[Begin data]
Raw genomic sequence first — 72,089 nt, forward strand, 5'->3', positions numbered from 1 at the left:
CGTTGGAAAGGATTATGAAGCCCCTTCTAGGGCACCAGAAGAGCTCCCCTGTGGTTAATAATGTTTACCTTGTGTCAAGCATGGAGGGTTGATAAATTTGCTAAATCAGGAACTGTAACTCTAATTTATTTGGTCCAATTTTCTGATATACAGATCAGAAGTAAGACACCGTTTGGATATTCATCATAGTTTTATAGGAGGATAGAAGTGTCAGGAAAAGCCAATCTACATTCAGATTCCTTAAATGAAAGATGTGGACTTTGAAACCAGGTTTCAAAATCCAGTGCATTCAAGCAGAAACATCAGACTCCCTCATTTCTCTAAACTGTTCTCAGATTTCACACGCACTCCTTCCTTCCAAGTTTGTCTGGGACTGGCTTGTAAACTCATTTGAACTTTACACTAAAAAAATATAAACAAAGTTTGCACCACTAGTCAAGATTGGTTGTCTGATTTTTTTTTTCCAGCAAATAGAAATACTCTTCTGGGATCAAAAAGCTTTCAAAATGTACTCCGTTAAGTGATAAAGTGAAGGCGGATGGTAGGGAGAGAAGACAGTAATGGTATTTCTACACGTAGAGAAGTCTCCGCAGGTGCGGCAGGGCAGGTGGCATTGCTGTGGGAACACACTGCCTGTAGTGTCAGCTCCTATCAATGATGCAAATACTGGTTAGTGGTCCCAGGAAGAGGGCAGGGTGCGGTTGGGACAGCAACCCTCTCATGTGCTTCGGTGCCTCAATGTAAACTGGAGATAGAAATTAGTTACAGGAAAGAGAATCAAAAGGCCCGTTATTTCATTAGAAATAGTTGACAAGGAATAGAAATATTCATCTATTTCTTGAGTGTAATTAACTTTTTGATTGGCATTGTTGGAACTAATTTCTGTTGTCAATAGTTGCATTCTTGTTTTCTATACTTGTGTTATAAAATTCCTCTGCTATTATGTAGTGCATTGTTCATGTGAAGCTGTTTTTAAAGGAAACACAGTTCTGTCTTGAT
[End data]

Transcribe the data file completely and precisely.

Raw genomic sequence first — 72,089 nt, forward strand, 5'->3', positions numbered from 1 at the left:
CGTTGGAAAGGATTATGAAGCCCCTTCTAGGGCACCAGAAGAGCTCCCCTGTGGTTAATAATGTTTACCTTGTGTCAAGCATGGAGGGTTGATAAATTTGCTAAATCAGGAACTGTAACTCTAATTTATTTGGTCCAATTTTCTGATATACAGATCAGAAGTAAGACACCGTTTGGATATTCATCATAGTTTTATAGGAGGATAGAAGTGTCAGGAAAAGCCAATCTACATTCAGATTCCTTAAATGAAAGATGTGGACTTTGAAACCAGGTTTCAAAATCCAGTGCATTCAAGCAGAAACATCAGACTCCCTCATTTCTCTAAACTGTTCTCAGATTTCACACGCACTCCTTCCTTCCAAGTTTGTCTGGGACTGGCTTGTAAACTCATTTGAACTTTACACTAAAAAAATATAAACAAAGTTTGCACCACTAGTCAAGATTGGTTGTCTGATTTTTTTTTTCCAGCAAATAGAAATACTCTTCTGGGATCAAAAAGCTTTCAAAATGTACTCCGTTAAGTGATAAAGTGAAGGCGGATGGTAGGGAGAGAAGACAGTAATGGTATTTCTACACGTAGAGAAGTCTCCGCAGGTGCGGCAGGGCAGGTGGCATTGCTGTGGGAACACACTGCCTGTAGTGTCAGCTCCTATCAATGATGCAAATACTGGTTAGTGGTCCCAGGAAGAGGGCAGGGTGCGGTTGGGACAGCAACCCTCTCATGTGCTTCGGTGCCTCAATGTAAACTGGAGATAGAAATTAGTTACAGGAAAGAGAATCAAAAGGCCCGTTATTTCATTAGAAATAGTTGACAAGGAATAGAAATATTCATCTATTTCTTGAGTGTAATTAACTTTTTGATTGGCATTGTTGGAACTAATTTCTGTTGTCAATAGTTGCATTCTTGTTTTCTATACTTGTGTTATAAAATTCCTCTGCTATTATGTAGTGCATTGTTCATGTGAAGCTGTTTTTAAAGGAAACACAGTTCTGTCTTGAT